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PBHL2920: LGBTQ Health: Keywords & Search Tips


Truncation Finds Multiple Word Forms

This can be especially useful when attempting to search for multiple acronyms, based on the starting letters, LGBT:


The asterisk (*) is usually used, to search words with the same root:

For instance, LGBT* will find... LGBT, LGBTQ, LGBTQ+, LGBTQA, LGBTQIA,... LGBTQQIAAP2S.. among other variations.

It will NOT find other acronyms like GLBT, though, because they do not start with the same letters.


Wildcard symbols (usually a ‘?’) replace a single letter:

Wom?n = Woman, Women

Getting Started with Keywords

What's a Keyword?

Keywords are simple words or phrases that sum up your topic, and can usually be pulled from your research question.

Simply eliminate those words and concepts that have no meaning, when on their own (How, does, the, etc.), and you're usually left with 2-3 good keywords to use in your research.

To find information on a topic, you would use one or more of your keywords to search for sources (books, media, articles, etc.) in the library's online catalog or databases.

Choosing a Topic

Rather than attempting to write a paper on the large issue of health in the LGBT community, you will likely want to narrow your focus to a smaller part of the broader topic. For instance, you could...

  • ... look specifically at a sub-population of LGBT individuals (gay men, lesbians, transgender men/women, etc.)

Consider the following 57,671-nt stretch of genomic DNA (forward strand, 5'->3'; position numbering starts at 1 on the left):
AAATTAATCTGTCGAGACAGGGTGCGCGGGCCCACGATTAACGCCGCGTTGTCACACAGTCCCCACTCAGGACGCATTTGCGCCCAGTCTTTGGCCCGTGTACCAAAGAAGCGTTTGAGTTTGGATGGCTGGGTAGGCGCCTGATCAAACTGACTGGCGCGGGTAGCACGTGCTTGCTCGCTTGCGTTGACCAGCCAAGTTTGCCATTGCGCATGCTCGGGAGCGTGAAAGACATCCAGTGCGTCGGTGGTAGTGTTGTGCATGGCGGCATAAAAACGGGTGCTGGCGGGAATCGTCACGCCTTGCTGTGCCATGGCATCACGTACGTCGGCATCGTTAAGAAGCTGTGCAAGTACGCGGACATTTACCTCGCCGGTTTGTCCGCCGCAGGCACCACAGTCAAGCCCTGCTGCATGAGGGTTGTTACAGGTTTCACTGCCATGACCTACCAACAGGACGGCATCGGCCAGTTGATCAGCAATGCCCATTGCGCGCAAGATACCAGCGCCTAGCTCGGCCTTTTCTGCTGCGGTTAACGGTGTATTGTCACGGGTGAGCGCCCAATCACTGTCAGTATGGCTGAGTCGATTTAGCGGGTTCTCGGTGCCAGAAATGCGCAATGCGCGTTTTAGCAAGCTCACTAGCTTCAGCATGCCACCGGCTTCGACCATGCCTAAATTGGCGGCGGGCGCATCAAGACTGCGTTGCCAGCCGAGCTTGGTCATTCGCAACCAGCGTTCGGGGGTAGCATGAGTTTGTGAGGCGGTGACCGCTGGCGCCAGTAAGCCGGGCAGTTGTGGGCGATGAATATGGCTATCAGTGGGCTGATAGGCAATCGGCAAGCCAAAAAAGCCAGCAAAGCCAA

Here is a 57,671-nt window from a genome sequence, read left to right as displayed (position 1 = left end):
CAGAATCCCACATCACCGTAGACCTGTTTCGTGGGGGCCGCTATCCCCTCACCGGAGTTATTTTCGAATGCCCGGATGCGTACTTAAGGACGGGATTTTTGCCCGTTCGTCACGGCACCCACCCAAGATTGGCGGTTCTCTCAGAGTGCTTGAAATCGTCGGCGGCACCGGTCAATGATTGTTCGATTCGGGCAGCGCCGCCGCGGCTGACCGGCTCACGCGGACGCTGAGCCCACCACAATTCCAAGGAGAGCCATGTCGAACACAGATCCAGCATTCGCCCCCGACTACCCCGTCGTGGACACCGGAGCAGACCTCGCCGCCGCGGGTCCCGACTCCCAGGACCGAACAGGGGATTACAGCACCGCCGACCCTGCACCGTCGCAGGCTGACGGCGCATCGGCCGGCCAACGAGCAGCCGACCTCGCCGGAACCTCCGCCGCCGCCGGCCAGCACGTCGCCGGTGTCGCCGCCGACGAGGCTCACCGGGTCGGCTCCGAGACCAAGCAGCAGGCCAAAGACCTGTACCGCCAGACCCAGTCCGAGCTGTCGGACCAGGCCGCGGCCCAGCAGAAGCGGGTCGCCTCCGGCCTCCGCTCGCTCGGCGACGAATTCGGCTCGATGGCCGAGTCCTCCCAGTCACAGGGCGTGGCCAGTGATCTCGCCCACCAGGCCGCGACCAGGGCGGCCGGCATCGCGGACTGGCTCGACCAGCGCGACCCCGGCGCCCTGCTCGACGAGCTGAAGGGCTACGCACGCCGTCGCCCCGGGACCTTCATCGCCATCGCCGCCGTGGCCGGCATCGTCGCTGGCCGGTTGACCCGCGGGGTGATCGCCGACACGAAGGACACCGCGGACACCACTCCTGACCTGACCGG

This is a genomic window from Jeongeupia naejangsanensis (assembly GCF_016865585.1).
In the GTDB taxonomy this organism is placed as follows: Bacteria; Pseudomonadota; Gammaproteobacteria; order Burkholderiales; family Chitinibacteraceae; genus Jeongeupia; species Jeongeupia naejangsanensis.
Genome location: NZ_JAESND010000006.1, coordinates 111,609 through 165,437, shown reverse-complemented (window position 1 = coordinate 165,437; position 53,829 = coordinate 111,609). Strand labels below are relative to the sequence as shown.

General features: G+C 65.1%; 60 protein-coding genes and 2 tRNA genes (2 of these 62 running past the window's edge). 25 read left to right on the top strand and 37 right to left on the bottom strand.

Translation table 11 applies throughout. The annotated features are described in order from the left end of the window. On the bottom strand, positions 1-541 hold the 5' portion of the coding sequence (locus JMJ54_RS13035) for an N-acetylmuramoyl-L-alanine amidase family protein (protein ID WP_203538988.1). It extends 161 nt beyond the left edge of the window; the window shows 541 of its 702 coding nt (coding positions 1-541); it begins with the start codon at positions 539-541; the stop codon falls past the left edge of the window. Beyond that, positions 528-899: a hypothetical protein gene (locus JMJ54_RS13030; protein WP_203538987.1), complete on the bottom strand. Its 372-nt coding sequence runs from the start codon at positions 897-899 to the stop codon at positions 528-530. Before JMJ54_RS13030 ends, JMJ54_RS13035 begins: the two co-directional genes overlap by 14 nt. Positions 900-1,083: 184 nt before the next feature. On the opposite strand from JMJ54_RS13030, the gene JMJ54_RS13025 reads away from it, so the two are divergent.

• ... identify an area of concern for one or more sub-populations (provider sensitivity, addiction, health costs, etc.)
  • ... focus on a social issue affecting the health care needs of LGBT individuals (racism, sexism, homophobia, etc.)

The more narrow your focus, the fewer resources you might find... but, you might also have a greater understanding of your topic/population when you're finished!

As you do your preliminary research, you'll find that some keywords work better than others, and maybe even discover some new ones to add to your list!

  1. Start with a broad keyword that describes your overarching topic.  This will set the foundation for your search. 

    The keyword LGBT* will locate all of the articles/sources that discuss LGBT* issues and individuals, but not necessarily health-related topics.

  2. Next, add a keyword that focuses your initial results.

    Adding health or "mental health" (quotes keep words together) will ensure that every result deals with this narrower topic.

  3. Add more keywords, as necessary, or use available limits (date, type, subject) to get your results to a manageable set.
  4. Not finding the right topic?  Adjust your search (slowly) to hone in on the best results.

Don't worry if you only have 2 keywords, to begin with.  Sometimes you need to do some reading before you are able to pin down a narrower topic.  BUT, if you find that you need 4+ terms to define your research, you may be too focused, and will want to rethink things.

LGBTQ+ Terminology

Because of the diversity of LGBT individuals, it can be difficult to find exactly what you're looking for with just one search.  Knowing the correct terms can help you to narrow in on the population and topic that best matches your research needs.

Some terms may be considered outdated (homosexual) or offensive (hermaphrodite), so it's important to approach this topic with sensitivity and knowledge.

Below are some useful resources: